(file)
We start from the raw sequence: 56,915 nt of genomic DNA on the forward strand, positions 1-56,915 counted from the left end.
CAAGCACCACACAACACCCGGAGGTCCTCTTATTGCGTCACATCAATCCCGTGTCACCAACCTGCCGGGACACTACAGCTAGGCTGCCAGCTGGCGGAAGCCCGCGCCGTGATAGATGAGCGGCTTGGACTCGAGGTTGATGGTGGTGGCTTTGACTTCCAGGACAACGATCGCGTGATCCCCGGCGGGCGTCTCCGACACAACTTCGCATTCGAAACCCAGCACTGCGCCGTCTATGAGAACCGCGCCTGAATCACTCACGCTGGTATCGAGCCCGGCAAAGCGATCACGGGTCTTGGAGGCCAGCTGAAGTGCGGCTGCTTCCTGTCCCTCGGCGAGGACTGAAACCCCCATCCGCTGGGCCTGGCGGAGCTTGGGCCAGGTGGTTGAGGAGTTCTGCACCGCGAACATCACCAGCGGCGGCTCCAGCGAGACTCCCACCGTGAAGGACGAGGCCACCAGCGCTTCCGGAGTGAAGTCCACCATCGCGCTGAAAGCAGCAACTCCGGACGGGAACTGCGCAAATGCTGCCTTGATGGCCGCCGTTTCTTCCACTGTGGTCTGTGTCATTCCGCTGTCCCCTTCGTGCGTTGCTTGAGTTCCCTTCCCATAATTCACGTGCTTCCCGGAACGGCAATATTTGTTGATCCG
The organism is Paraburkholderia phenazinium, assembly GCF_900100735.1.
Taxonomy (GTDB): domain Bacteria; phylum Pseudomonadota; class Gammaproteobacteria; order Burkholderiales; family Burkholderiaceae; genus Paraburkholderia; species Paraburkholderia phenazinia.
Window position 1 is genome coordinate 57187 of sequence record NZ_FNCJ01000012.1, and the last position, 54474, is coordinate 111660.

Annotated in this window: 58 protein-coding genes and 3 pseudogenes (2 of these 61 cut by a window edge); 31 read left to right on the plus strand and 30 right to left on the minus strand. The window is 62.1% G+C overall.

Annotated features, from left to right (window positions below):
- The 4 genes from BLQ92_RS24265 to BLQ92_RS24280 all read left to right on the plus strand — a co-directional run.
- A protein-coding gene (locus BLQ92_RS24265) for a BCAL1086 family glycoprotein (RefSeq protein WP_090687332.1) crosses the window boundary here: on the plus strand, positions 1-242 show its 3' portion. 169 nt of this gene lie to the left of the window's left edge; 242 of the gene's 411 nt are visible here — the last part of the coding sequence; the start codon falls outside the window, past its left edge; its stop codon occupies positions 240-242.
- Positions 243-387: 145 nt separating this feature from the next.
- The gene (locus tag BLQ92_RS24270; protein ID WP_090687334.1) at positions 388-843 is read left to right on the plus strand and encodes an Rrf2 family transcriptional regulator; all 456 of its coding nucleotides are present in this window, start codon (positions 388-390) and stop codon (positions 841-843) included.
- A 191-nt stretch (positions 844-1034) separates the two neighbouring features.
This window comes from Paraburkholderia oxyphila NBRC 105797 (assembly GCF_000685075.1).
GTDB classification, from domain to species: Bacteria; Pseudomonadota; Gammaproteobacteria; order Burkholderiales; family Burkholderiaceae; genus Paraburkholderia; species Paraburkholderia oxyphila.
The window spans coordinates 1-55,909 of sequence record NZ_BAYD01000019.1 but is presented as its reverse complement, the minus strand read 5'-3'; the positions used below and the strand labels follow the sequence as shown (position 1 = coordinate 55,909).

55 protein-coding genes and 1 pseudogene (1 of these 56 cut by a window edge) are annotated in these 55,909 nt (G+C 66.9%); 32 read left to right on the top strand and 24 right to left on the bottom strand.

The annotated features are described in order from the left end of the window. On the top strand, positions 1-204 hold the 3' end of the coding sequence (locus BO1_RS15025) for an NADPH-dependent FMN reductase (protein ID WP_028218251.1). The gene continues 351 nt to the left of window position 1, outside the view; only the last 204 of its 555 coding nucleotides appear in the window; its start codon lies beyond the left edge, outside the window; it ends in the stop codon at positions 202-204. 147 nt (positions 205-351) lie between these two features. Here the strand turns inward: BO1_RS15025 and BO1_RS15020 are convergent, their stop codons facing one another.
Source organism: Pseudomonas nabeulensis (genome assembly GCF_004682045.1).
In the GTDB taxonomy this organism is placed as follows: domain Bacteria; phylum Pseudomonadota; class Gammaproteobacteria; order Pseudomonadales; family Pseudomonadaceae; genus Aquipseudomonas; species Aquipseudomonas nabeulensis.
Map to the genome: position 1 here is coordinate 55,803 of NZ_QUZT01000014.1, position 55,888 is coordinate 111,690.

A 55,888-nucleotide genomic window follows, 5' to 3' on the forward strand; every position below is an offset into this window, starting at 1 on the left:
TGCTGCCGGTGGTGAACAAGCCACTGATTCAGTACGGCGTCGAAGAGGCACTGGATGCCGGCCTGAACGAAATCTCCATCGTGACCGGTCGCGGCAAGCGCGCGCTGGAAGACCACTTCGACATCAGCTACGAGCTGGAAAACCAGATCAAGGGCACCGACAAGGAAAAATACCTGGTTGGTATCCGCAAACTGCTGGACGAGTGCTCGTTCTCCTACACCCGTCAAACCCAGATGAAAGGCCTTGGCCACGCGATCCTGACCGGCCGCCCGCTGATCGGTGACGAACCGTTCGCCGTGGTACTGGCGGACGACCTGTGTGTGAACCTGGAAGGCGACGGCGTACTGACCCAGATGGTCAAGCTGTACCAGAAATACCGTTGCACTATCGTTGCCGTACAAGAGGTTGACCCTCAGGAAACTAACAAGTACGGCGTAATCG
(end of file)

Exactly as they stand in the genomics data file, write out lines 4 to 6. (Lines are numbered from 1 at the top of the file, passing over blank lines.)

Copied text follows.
Taxonomy (GTDB): domain Bacteria; phylum Pseudomonadota; class Gammaproteobacteria; order Burkholderiales; family Burkholderiaceae; genus Paraburkholderia; species Paraburkholderia phenazinia.
Window position 1 is genome coordinate 57187 of sequence record NZ_FNCJ01000012.1, and the last position, 54474, is coordinate 111660.

Annotated in this window: 58 protein-coding genes and 3 pseudogenes (2 of these 61 cut by a window edge); 31 read left to right on the plus strand and 30 right to left on the minus strand. The window is 62.1% G+C overall.